Port wine (also known as Vinho do Porto, Oporto, Porto, and often simply Port) is a Portuguese, fortified wine from the Douro Valley in the northern provinces of Portugal. It is typically a sweet red wine, but also comes in dry, semi-dry and white varieties. It is often served as a dessert wine. Wines in the style of port are produced around the world in several countries—most notably Australia, South Africa, Canada, India, Argentina and the United States. But under European Union guidelines, only the product from Portugal may be labelled as Port. In the United States, Federal law mandates that the Portuguese-made product be labeled Porto or Vinho do Porto.
Port is produced from grapes grown and processed in the Douro region. The wine produced is then fortified with the addition of a Brandy (distilled grape spirits) in order to stop the fermentation, leaving residual sugar in the wine, and to boost the alcohol content. The wine is then stored and aged, often in barrels stored in caves (Portuguese meaning “cellars”) as is the case in Vila Nova de Gaia, before being bottled. The wine received its name, “Port,” in the latter half of the 17th century from the seaport city of Porto at the mouth of the Douro River, where much of the product was brought to market or for export to other countries in Europe from the Leixões docks. The Douro valley where Port wine is produced was defined and established as a protected region, or appellation in 1756 — making it the 3rd oldest defined and protected wine region in the world after Tokaji and Chianti.
The Douro River Valley: growth and production
The vineyards that produce Port wine are common along the hillsides that flank the valley of the River Douro in northern Portugal.
The reaches of the valley of the Douro River in northern Portugal have a microclimate that is optimal for cultivation of olives, almonds, and especially grapes important for making the famous Port wine. The region around Pinhão and São João da Pesqueira is considered to be the centre of Port production, and is known for its picturesque quintas—farms clinging on to almost vertical slopes dropping down to the river.
The demarcation of the Douro River Valley includes a broad swath land of pre-Cambrian schist and granite. Beginning around the village of Barqueiros (located about 40 miles (about 70 km upstream from Porto), the valley extends eastward nearly to the Spanish border. The region is protected from the influences of the Atlantic Ocean by the Serra do Marão mountains. The area is sub-divided into 3 official zones-the Baixo (lower) Corgo, the Cima (higher) Corgo and the Douro Superior.
- Baixo Corgo-The westernmost zone located downstream from the river Corgo, centered on the municipality of Peso da Régua. This region is the wettest Port production zone, receiving an average of 900 mm, and has the coolest average temperature of the three zones. The grapes grown here are used mainly for the production of inexpensive ruby and tawny Ports.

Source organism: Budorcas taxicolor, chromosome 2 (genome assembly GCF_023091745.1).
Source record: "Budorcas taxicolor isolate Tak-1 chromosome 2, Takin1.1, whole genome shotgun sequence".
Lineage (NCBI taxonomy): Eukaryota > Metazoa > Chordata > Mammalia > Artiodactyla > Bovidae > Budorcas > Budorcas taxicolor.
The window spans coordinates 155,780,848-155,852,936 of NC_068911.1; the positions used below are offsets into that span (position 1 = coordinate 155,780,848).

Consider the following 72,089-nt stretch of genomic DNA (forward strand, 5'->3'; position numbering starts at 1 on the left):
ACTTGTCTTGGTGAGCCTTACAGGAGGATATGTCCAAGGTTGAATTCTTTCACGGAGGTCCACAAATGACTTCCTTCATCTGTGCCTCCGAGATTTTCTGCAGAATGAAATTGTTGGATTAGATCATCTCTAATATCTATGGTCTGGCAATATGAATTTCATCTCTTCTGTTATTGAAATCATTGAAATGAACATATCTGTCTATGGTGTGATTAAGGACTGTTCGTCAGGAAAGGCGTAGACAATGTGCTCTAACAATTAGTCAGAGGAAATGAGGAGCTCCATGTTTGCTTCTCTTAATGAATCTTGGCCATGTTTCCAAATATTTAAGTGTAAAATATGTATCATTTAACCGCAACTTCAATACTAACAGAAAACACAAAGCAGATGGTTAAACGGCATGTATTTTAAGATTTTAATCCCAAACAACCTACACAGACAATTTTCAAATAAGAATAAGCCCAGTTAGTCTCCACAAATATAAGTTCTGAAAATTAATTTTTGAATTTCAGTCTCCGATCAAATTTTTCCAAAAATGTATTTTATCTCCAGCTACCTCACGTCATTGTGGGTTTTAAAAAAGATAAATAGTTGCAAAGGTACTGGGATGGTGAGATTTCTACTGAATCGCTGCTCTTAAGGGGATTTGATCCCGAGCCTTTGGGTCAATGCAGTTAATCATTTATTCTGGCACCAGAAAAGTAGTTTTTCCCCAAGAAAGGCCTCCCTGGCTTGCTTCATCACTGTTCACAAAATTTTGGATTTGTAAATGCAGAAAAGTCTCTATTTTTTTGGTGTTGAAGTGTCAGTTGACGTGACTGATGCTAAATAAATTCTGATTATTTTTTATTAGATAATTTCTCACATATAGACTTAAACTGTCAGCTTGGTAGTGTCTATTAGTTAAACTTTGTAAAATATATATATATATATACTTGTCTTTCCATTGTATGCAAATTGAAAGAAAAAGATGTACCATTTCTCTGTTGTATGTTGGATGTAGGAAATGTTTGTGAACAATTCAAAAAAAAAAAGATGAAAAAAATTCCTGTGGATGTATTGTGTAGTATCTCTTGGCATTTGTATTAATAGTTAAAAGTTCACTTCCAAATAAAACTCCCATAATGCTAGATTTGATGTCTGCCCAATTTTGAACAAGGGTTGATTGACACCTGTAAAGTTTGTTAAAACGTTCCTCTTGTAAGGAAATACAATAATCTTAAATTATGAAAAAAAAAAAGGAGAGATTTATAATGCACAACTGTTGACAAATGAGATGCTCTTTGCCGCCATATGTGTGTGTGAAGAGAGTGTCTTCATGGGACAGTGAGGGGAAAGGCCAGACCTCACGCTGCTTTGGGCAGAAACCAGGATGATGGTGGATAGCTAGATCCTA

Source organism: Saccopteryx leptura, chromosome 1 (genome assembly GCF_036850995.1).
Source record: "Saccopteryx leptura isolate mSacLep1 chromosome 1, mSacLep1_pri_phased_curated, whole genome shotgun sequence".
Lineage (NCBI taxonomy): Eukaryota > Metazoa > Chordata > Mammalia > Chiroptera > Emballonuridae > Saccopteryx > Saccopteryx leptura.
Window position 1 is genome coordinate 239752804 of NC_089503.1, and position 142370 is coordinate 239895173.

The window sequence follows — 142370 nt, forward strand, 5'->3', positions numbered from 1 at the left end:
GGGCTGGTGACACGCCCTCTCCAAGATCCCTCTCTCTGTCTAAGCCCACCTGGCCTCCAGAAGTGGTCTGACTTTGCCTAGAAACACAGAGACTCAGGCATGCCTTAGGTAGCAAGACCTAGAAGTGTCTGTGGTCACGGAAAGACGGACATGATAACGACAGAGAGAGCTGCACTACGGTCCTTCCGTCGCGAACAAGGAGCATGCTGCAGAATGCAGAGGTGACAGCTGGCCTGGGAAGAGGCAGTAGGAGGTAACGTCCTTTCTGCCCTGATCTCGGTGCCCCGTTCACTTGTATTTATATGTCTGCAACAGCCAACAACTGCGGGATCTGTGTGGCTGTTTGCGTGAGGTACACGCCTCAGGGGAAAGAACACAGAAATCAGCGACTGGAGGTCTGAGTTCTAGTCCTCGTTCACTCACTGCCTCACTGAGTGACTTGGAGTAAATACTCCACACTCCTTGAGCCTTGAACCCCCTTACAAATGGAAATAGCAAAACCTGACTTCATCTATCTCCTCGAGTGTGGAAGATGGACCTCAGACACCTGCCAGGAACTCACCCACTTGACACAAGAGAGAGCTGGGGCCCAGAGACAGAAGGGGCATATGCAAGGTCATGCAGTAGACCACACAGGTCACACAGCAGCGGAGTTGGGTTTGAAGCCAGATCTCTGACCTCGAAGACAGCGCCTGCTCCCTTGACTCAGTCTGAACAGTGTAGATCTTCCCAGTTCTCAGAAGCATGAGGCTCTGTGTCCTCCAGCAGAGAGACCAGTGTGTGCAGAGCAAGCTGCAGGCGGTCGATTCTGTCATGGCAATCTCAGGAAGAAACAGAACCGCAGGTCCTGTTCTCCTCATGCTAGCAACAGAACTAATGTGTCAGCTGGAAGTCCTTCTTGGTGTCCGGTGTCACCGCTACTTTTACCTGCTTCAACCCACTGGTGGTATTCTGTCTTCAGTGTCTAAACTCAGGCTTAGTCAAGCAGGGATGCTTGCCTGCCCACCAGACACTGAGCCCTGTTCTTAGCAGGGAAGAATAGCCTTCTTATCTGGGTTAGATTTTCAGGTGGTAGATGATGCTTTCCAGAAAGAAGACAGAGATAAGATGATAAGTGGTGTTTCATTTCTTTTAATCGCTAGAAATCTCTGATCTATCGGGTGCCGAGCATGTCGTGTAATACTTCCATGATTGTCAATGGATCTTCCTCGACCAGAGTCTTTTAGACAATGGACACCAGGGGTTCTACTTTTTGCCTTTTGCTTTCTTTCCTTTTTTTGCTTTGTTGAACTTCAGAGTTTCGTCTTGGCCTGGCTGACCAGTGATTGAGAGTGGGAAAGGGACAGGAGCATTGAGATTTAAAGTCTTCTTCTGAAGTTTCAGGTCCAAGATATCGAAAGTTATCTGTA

- Cima Corgo-Located further upstream from the Baixo Corgo, this region is centered on the municipality of Pinhão. The summertime average temperature of the regions are a few degrees higher and rainfall is about 200 mm less. The grapes grown in this zone are considered of higher quality, being used in bottlings of vintage and Late Bottled Vintage Ports.
- Douro Superior-The easternmost zone extending nearly to the Spanish border. This is the least cultivated region of Douro, due in part to the difficulties of navigating the river past the rapids of Cachão da Valeira. This is the most arid and warmest region of the Douro. The overall terrain is relatively flat with the potential for mechanization.
Over a hundred varieties of grapes (castas) are sanctioned for Port production, although only five (Tinta Barroca, Tinta Cão, Tinta Roriz (Tempranillo), Touriga Francesa, and Touriga Nacional) are widely cultivated and used. Although Touriga Nacional is the most celebrated Port grape, the difficulty of growing it and its small yields result in Touriga Francesa being the most widely-planted variety within the Douro. White ports are produced the same way as red ports, except that they use white grapes—Esgana-Cão, Folgasão, Malvasia, Rabigato, Verdelho, and Viosinho. While a few shippers have experimented with Ports produced from a single variety of grapes, all Ports commercially available are from a blend of different grapes. Since the Phylloxera crisis, most vines are grown on grafted rootstock, with the notable exception of the Nacional area of Quinta do Noval, which, since being planted in 1925, has produced some of the most expensive commonly available Ports.
Grapes grown for Port are generally characterised by their small, dense fruit which produce concentrated and long-lasting flavours, suitable for long aging. While the grapes used to produce Port produced in Portugal are strictly regulated by the Instituto do Vinho do Porto, wines from outside this region which describe themselves as Port may be made from other varieties.
Whilst Port is produced from grapes grown in the Douro valley, until 1986 it could only be exported from Portugal from the Vila Nova de Gaila in Porto, Portugal’s second-largest city. Traditionally, the wine was taken downriver in flat-bottom boats called barcos rabelos, to be processed and stored. However, in the 1950s and 1960s, several hydroelectric power dams were built along the river, ending this traditional conveyance down the river. Currently, the wine is transported from the vineyards by tanker trucks and the barcos rabelos are only used for racing and other displays.